Unless you’re some sort of crafting genius and everything you touch turns to gold (in which case, GTFO) you will have experienced that low, slushy feeling of finishing a project and realising something is wrong.

It could be you’ve cut the fabric wrong for a dress (done that) or forgotten the sugar in a cake (done that one as well).  It could even be you cast off, put the garment on and it does this:

Watershed FAIL; bathroom mirror shot

As a cowl neck, it’s great.  As the back neck edging, it’s full of fail.

Floppy 😦

I checked Ravelry and it seems that this is all my fault because no-one else has mentioned it.

I followed the instructions (I think.  I hope) and I still managed to mess it up!

So, courage in hand, I ripped two pattern repeats from left and right and re-knit.  I removed one pattern repeat each side by doubling the attachment rate and it fits much better.

I ripped out 2 repeats (marked by black circle) and re-knit 1 repeat attaching at twice the rate (finished shown on right of photo)

Watershed is now thinking about what it’s done and having a damn good blocking.

FO photos once I’ve found a trowel with which to apply my make-up so I look vaguely human.

In happier news, I can successfully crochet with lace-weight yarn

Pretty yarn is pretty
And you thought I was particular

And you thought I was particular

More on that at the end of the post but …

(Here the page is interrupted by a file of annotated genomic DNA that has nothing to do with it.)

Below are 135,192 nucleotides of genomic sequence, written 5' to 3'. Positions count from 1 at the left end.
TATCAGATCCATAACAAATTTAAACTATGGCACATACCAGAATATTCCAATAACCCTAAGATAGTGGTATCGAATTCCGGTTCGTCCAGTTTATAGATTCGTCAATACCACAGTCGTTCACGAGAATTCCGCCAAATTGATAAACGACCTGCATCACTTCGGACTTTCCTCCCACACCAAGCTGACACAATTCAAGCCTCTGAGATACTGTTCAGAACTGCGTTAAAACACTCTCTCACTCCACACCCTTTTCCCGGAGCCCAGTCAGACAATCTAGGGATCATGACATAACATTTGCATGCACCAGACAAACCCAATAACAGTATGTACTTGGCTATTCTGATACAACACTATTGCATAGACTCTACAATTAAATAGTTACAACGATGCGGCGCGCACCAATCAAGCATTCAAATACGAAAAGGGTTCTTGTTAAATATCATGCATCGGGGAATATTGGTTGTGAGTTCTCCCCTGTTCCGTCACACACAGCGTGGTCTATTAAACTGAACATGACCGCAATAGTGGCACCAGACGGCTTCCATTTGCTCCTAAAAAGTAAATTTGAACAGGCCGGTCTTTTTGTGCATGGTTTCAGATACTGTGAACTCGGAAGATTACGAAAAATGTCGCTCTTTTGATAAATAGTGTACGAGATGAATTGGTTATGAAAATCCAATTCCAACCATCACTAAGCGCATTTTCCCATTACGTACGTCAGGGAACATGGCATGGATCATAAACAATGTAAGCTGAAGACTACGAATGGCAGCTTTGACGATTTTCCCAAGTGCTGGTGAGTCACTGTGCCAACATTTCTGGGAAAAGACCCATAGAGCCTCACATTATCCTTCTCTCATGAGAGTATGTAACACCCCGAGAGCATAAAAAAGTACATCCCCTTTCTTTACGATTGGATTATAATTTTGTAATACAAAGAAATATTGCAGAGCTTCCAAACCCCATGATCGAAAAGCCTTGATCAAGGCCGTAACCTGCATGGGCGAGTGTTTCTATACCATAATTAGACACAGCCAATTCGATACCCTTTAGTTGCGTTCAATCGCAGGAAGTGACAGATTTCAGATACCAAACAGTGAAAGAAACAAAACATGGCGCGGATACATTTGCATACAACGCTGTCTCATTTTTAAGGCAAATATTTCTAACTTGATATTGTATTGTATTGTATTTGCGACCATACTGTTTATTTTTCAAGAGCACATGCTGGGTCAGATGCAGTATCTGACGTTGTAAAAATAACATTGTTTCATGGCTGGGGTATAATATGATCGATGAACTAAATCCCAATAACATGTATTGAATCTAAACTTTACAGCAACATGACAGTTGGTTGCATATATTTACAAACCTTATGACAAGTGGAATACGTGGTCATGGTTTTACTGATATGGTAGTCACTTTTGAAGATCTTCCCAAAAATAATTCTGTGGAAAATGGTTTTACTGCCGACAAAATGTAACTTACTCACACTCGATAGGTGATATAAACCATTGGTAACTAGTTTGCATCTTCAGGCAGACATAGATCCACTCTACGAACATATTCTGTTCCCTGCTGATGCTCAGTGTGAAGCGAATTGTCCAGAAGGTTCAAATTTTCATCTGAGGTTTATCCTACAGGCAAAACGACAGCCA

Sorry for the extended silence (like anyone missed me) but this ‘flu had a sting in the tail and it knocked me flat again.  Knew my recovery was too good to be true.  Not a lot of knitting/crochet done but here’s what I have managed to achieve:

owls

No progress worth photographing, but I’m now done with the waist decreases

Watershed (thought I’d forgotten about this, didn’t you?)

I’ve now finished one side of the attached collar and started on the other side.

Crocheted contest item

I made a second one because I ran out of yarn on the border of the first and I really need to make sure you can make it with a set amount of yarn.  So the one I showed last time is now the prototype/chef’s privilege.

Blooming KAL swatch

After some heavy photo manipulation to try and get the true colour here it is:

I messed up a couple of parts of the stitch pattern but it’s more-or-less there.  It looks better with the light shining through so please excuse the ultra-glam photo of the swatch being held in place on my vertical blind by hair clips!

… you haven’t met my mum…

She is a speshul snowflake angel of the highest order. And I mean that in a nice way!

I’ve given up on the chunky chenille CARDIGAN OF DOOM (more on it’s fate in a future post) and instead I’m making Enid from the Winter 2006 issue of IK.

The prescribed yarn (Reynold’s Whiskey) is a sport-weight 100% wool yarn and I may have found a yarn which fits with her requirements.

Mostly cotton or acrylic.  Dark and versatile colour. MACHINE WASHABLE (that one’s very important). And not going to break the bank.

Come on down …

Sirdar Click DK in Deep Blue!!!

70% acrylic and 30% wool.

I’ll be digging into my DK and sport-weight stashes to work the circles on the yoke so I’m ready to go. What are my chances of making it for her birthday at the end of March?  Yeah, I know.  You can stop laughing now!